LIMA — The Ohio Department of Job and Family Services is conducting an expansive investigation into more than 250,000 Pandemic Unemployment Assistance claims the agency believes may be fraudulent, a process which leaves thousands of out-of-work Ohioans who have legitimate PUA claims in limbo as their payments are temporarily withheld.
The investigation was launched on July 10 after ODJFS was notified by Deloitte, the consulting firm responsible for creating Ohio’s PUA system and processing those claims, of suspicious activity related to bank routing numbers from several popular mobile banking services.
The agency has noticed other suspicious activity too. About 1,700 PUA claims were tied to the names of deceased individuals, according to ODFJS spokesperson Bret Crow, and ODJFS has identified three email addresses attached to 100 out-of-state PUA claims.
Claims tied to fraudulent IP addresses and bank routing numbers, as well as those with invalid email addresses, were also flagged as suspicious.
Applicants whose claims were flagged are required to undergo a second, more comprehensive round of verification before their claims will be released and paid.
All told, ODJFS put payments on hold for some 270,000 claims.
As of Tuesday, ODJFS has cleared 19,000 Ohioans whose PUA claims were swept up in the investigation. That number is expected to grow as the agency commits more staff to investigate suspicious claims and verify the identities of those who believe their accounts were flagged in error.
But ODJFS estimates 95% of the claims under investigation are fraudulent, accounting for about $200 million in benefits per week.
“I’m deeply sorry for all of the challenges this has presented for those who are caught up in this fraud scheme and whose claims are legitimate,” ODJFS Director Kimberly Hall told reporters on Tuesday.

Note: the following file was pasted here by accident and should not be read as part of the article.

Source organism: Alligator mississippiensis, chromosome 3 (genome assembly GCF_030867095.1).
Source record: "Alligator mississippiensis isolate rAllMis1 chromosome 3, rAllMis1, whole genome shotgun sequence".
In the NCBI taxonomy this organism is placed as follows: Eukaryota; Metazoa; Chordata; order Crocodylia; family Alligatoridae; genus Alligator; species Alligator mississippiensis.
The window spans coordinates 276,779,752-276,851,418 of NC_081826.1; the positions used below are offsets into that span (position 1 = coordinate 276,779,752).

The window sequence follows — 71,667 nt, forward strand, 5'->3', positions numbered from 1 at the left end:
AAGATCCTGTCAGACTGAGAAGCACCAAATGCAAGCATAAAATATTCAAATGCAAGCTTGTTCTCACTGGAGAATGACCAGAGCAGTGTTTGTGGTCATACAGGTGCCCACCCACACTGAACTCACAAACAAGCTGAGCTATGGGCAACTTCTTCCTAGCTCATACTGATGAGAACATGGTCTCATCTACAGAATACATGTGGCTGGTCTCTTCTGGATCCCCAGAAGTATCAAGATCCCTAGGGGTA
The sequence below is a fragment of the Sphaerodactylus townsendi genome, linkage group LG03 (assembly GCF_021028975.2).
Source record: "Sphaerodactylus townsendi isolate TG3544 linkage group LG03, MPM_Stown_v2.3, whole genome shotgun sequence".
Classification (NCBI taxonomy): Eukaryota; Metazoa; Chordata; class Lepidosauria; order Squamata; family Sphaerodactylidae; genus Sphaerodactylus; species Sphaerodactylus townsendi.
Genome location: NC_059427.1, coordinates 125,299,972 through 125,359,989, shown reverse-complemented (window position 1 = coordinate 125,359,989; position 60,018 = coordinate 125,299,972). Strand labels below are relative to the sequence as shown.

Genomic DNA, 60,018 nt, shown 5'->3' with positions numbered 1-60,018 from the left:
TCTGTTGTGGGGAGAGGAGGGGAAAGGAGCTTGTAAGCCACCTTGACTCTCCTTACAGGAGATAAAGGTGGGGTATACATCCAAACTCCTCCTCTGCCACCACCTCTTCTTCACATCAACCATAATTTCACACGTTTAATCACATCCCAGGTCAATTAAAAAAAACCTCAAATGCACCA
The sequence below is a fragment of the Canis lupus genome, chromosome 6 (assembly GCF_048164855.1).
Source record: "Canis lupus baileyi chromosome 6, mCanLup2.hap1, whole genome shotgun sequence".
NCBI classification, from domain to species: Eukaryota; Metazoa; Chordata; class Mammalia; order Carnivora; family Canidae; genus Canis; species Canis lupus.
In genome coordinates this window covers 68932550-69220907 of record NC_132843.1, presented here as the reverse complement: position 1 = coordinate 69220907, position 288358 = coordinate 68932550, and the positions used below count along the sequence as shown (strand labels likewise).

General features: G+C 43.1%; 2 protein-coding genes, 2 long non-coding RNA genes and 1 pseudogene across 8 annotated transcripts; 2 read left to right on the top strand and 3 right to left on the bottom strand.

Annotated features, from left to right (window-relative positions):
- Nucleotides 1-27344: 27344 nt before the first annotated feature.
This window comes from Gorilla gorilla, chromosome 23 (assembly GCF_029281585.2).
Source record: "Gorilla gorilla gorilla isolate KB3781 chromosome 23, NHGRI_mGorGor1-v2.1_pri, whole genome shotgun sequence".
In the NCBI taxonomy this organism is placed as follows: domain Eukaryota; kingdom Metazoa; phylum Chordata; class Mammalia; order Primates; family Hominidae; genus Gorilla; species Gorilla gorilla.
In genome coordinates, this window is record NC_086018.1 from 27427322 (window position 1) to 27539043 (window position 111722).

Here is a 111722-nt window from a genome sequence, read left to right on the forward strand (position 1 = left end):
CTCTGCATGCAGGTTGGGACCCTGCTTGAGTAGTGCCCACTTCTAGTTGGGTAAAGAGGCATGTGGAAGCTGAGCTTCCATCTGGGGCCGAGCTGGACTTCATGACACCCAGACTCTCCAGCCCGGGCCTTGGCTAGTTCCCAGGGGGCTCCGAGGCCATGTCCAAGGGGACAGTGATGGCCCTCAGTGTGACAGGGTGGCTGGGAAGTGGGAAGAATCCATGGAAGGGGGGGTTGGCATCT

Since May, nearly 503,000 Ohioans have received PUA benefits.
The program, which is federally funded, was established by Congress in the CARES Act to ensure that Americans who typically do not qualify for state unemployment insurance had access to those benefits during pandemic.
Hall told reporters on Tuesday that the catch-all nature of the program — which is open to independent contractors, gig workers and Ohioans who didn’t earn enough to qualify for traditional unemployment insurance — makes the system more susceptible to fraud.
For a traditional unemployment insurance claim, ODJFS verifies an applicant’s work history and wages with their previous employer before approving the claim. PUA applicants are only required to submit their 1099 tax form as proof of employment and earnings.
And Hall said Ohio’s PUA system was not originally built to identify some signs of fraud, like duplicate claims using different email addresses or bank account numbers, because the system was put together in 26 days.
“It will have vulnerabilities that you discover over time,” Hall said.
Similar PUA fraud investigations are underway in about a dozen states.